Brexit and recruitment – what now?
With the news that trade deals are agreed, employers will have to turn their minds to considering the effect of Brexit on recruitment. The main impact of Brexit in employment law is in the recruitment process as immigration laws change. Employers are already under an obligation to take steps to ensure a worker’s right to work in the UK and this process is now altered in light of Brexit.
From 1 January 2021 free movement, will end. This means that EU/EEA/Swiss citizens arriving in the UK must gain permission to work in the UK. Employers are under a legal duty to prevent illegal working and can be subjected to a fine of up to £20,000 where they fail to do this.
EU citizens who are currently working in the UK should already have permission to remain via the Settlement Scheme. This applies unless they have already been granted indefinite leave to remain (ILR) or are from Ireland. Applications for the EU Settlement Scheme will close on 30 June 2021. Anyone arriving from 1 January 2021 onwards is not eligible to apply.
Employers will want to ensure that their employees have secured permission to remain in the UK but Government guidance on the Scheme states that it is the responsibility of the individual to have made the application. There is no requirement for the individual to inform their employer that they have applied or the outcome of their application.
Going forward, employers must check the right to work of all job applicants. Government guidance states that those checks will continue under existing rules until 30 June 2021, ie there is no change to right to work checks until then. Currently, job applicants can prove the right to work with any of the following:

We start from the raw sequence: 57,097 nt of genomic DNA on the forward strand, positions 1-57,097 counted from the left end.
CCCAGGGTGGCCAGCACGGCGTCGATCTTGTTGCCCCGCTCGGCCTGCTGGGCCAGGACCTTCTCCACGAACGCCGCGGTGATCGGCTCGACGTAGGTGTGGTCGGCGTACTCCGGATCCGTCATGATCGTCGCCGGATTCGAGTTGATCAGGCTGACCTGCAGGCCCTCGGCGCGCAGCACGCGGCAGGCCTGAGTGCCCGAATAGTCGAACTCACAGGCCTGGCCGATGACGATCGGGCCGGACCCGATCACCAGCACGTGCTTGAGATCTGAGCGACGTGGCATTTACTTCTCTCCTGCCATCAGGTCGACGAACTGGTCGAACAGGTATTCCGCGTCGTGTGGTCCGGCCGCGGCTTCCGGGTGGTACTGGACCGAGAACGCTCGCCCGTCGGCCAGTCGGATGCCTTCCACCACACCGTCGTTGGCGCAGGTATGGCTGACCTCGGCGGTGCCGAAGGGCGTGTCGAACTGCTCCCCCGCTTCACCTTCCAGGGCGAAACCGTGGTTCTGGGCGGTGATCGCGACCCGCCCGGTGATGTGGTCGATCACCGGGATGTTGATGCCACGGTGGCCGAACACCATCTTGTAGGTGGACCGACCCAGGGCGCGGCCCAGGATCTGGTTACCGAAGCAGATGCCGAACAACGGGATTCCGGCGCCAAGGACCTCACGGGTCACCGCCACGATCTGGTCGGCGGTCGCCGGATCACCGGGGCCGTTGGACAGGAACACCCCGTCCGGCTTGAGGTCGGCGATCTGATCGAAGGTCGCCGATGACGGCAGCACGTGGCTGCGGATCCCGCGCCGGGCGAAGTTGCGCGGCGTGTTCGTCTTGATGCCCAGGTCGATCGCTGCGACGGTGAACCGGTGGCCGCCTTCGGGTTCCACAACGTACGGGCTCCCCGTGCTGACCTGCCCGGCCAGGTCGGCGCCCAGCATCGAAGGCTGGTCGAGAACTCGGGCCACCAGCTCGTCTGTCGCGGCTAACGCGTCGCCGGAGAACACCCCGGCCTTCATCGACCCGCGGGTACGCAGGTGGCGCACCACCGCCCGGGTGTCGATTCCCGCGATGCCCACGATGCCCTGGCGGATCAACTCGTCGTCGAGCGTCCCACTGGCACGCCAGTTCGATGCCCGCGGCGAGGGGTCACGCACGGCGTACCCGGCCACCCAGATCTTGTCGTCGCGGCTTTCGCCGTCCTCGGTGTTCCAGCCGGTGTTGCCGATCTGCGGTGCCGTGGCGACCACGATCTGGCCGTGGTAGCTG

· their valid passport or national identity card if they’re an EU, EEA or Swiss citizen
· their valid biometric residence card if they’re a non-EU, EEA or Swiss citizen family member
· their status under the EU Settlement Scheme using the Home Office’s online right to work checking service.
While job applicants can use their status under the EU Settlement Scheme as evidence, employers cannot require them to produce this. However if the employee is willing, they can provide a share code to check their status online. If an EU citizen produces their valid passport, then this is sufficient evidence of their right to work until 30 June 2021. There is no obligation to provide their status under the Settlement Scheme. Requiring this is likely to constitute discrimination. Employers cannot make an offer of employment, or continued employment, dependent on an individual having made an application. This leaves employers in a difficulty in finding out if an applicant has arrived in the UK before or after 1 January 2021 – and guidance relating to this is still awaited.